Pension Age Winter Heating Payment (PAWHP): consultation analysis

We are introducing Pension Age Winter Heating Payment (PAWHP) in winter 2024/25 as a like-for-like replacement for the UK Government’s Winter Fuel Payment. This report analyses the responses from the public consultation on PAWHP that ran between 23 October 2023 and 15 January 2024.

Executive Summary


The Scottish Government has committed to introducing the Pension Age Winter Heating Payment (PAWHP) in winter 2024/25. This will be a like-for-like replacement for the UK Government’s Winter Fuel Payment (WFP). A public consultation on PAWHP ran between 23 October 2023 and 15 January 2024 to gather views on the proposals for a like-for-like transfer of the benefit, the eligibility criteria, and the value, form and timing of the payment. In total, 906 consultation responses were received from 881 individuals and 25 organisations.

Overall views on PAWHP

Over half (55%) of respondents who answered agreed with the proposal for a like-for-like replacement; 28% disagreed, and 17% were unsure. Four fifths (79%) of organisations that answered supported the proposal. The most prevalent theme in open responses was agreement with a like-for-like replacement. The second most common theme, among respondents who disagreed or were unsure at the closed question, was a view that the current system for WFP works well and should not be changed, particularly if the replacement is intended to be the same. Many individuals raised concerns about the competence or trustworthiness of the Scottish Government to manage the payment, while several questioned whether the replacement would be truly like-for-like.

Almost three fifths (59%) of those who answered agreed that the proposed approach is effective, though a quarter (25%) disagreed. Very high levels of support were recorded among organisations who answered, with 89% agreeing. Many felt the proposed approach effectively addressed fuel poverty among older people or reiterated the difficulties older people face paying energy bills. Several respondents described the approach as fair, helpful, smooth, efficient, and sensible.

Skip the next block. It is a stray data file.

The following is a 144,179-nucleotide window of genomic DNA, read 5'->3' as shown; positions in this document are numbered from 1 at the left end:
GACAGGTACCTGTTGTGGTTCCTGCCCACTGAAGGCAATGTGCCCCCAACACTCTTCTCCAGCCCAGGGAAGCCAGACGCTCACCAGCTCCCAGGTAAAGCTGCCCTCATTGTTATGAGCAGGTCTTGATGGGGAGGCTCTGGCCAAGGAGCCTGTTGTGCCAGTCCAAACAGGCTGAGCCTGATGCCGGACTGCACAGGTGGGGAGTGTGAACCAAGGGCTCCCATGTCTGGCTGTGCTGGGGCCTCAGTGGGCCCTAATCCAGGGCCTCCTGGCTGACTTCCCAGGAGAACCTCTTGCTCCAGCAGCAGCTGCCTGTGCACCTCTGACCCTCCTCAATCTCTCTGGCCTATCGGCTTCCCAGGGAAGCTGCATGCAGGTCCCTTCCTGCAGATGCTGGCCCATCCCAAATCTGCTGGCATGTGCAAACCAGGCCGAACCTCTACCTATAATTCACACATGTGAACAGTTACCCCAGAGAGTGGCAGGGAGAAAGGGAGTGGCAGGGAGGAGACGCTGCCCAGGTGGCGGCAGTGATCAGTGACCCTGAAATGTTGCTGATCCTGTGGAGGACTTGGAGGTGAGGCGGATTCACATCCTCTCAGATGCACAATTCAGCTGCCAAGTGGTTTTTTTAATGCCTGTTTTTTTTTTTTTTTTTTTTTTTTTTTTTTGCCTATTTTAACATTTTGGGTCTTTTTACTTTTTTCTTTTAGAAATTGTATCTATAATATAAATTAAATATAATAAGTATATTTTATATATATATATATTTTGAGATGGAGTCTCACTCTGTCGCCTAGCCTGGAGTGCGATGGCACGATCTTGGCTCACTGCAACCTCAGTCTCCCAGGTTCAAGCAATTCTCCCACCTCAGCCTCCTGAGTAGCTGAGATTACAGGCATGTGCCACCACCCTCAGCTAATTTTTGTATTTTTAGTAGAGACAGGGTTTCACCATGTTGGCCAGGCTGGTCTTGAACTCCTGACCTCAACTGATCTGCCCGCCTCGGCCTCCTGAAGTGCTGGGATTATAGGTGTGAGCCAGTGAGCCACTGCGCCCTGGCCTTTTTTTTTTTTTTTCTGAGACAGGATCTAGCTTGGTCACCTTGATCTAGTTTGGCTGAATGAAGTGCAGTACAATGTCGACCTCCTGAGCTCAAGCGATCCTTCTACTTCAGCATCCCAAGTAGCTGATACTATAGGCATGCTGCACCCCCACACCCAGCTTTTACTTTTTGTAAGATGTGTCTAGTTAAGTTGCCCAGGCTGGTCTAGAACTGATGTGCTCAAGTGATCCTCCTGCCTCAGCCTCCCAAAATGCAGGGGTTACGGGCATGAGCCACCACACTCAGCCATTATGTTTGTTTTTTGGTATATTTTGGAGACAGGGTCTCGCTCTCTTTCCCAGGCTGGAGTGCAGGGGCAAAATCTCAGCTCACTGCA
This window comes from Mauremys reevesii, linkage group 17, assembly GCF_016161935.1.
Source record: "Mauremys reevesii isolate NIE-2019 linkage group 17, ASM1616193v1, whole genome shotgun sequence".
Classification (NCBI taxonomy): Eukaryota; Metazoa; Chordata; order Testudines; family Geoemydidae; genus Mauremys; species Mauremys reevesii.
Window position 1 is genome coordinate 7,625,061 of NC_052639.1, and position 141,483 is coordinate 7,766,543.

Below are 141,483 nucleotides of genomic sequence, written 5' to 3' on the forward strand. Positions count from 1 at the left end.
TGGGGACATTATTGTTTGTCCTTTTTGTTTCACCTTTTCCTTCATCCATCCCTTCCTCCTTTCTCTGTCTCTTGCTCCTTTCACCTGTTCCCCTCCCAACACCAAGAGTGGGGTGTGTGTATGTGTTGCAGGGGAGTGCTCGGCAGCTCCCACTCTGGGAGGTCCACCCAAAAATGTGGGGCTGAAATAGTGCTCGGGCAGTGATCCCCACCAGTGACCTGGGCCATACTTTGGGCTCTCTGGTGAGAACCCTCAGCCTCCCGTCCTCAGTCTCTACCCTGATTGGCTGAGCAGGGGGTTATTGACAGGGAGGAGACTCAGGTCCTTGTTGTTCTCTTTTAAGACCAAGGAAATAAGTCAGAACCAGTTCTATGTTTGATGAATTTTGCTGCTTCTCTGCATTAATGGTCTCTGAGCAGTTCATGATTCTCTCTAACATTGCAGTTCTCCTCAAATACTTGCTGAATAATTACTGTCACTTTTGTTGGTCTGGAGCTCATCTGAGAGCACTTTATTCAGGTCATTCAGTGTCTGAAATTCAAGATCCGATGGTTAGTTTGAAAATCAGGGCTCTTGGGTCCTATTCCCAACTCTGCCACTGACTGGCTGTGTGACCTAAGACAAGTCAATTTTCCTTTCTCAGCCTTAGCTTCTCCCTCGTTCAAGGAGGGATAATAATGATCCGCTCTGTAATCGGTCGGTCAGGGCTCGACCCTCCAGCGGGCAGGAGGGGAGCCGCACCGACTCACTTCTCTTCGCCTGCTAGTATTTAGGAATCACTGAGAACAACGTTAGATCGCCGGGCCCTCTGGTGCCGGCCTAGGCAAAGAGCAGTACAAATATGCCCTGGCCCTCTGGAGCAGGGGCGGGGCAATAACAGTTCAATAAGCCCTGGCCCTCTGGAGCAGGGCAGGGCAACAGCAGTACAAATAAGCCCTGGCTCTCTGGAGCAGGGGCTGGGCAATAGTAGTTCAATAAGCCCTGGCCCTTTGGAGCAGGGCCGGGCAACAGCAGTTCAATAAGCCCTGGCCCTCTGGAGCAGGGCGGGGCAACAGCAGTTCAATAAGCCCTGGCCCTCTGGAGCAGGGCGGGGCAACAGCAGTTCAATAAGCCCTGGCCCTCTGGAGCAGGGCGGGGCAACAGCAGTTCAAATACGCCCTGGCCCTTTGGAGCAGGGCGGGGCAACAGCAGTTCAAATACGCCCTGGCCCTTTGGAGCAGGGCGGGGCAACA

Views on the proposed name for the payment were mixed. Overall, 44% of those who answered agreed with Pension Age Winter Heating Payment, and 40% disagreed. The most prevalent theme in open comments was that many respondents felt the name was clear, straightforward, easily understood, and accurately described the benefit and the target audience. Conversely, many individuals felt the benefit's name did not matter, and many suggested the name was too long or confusing.

Timing of the payment

There was strong support for payments in November and December; 87% of those who answered agreed. The most prevalent theme in open comments was agreement that this is the most appropriate time to make the payment. Respondents highlighted that this is when the weather becomes colder, more heating is required, and energy bills increase. Conversely, several advocated an earlier payment date; October was the most frequently mentioned month. Arguments for this approach included that the weather becomes colder in Scotland earlier than elsewhere in the UK and that an earlier payment would allow people to budget and buy solid or liquid fuel in advance when they are often cheaper. Some individuals suggested making the payment after New Year or splitting the payment over two or more months.

Eligibility criteria

Four fifths (80%) of all who answered, including 81% of organisations, agreed with the universal approach to eligibility. Respondents commented that the state pension age is when people need additional support or that the criteria seemed fair and sensible. Many argued a universal approach is fairer, avoids discrimination, promotes uptake and meets everyone’s basic need to stay warm. Many argued that eligibility based on state pension age is easy to understand, avoids complicated form-filling for clients, or is cost-effective and efficient. However, many highlighted other people under the state pension age who could benefit from additional support with heating costs, including veterans, those with disabilities or health conditions, unpaid carers, and people living in poverty.